Matt Farnham [00:10:58]:

A few years from now?

Matt Farnham [00:10:59]:

Tom Ferry had a call with some of us yesterday and I want to share with you what he talked about because I think it fits perfectly with this. But he said you really need to think about what your unique factors are to your business, to the service or product or whatever you offer to the client. Like, what are our unique factors? And he challenged everybody to think about two things. Specifically, what can you say? My team, my company, myself as an independent realtor, I’m the first to offer this. I’m the first one to do like, is there anything in our business that you can say? I’m the first one. And he said, even better, is there anything you can say? We’re the only ones who blank. We’re the only brokerage who we’re the only team in Newport who do we have any claims like that that we can make? So I’m just going to stop right there. What’s on your mind? What’s a unique factor that you would feel you have in your business? This is a safe place.

Matt Farnham [00:11:55]:

Like, everybody just be vulnerable here. What’s a unique factor you feel like you bring to the table that your competition doesn’t?

Jessica Forrester [00:12:04]:

I’ll go if nobody else wants to go. So if you can hear me, in our market, we operate as single agents. We’re in Florida, where 90% of the market operates as a transaction broker, which is really more like a referee and we’re more like a coach where we can advise legally. But in doing that, it allows us to provide a cash flow analysis for our short term rental investment clients. And nobody else does that.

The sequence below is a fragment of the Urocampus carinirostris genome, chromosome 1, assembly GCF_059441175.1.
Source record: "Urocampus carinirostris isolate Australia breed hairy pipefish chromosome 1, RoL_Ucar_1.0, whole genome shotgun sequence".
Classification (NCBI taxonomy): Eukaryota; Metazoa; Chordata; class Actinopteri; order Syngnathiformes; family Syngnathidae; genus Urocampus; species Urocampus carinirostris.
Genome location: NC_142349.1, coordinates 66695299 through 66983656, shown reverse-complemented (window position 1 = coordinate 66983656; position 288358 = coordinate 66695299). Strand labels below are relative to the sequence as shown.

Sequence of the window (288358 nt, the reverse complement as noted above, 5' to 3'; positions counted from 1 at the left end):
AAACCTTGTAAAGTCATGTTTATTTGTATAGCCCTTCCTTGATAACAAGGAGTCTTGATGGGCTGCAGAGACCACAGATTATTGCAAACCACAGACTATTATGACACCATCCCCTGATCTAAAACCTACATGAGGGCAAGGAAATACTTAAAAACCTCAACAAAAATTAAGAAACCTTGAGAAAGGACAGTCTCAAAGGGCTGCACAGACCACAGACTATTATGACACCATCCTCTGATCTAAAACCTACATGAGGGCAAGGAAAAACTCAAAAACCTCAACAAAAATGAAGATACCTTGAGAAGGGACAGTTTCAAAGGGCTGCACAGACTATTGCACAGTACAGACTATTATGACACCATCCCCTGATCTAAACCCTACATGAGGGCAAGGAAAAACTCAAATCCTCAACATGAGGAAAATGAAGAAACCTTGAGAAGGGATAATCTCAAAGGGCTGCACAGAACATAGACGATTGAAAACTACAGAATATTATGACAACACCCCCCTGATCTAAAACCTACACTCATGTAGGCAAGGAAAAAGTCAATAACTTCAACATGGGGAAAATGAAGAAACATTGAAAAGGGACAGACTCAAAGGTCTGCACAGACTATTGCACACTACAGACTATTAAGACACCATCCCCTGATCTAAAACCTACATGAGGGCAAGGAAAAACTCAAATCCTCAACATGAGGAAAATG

Matt Farnham [00:12:37]:

That’s huge. That’s cool.

Matt Farnham [00:12:40]:

So here’s what I think Tom would have challenged us on that is with AI. Jessica, that seems like something that AI could probably easily do in six months or 18 months from now.

Matt Farnham [00:12:53]:

Is that yes.

Jessica Forrester [00:12:54]:

And I think that’s going to help us. The reason why the other people, the 90% that represent as a transaction broker, they can’t do that. They can’t give that cash flow analysis because they can’t legally advise, they can’t pick sides.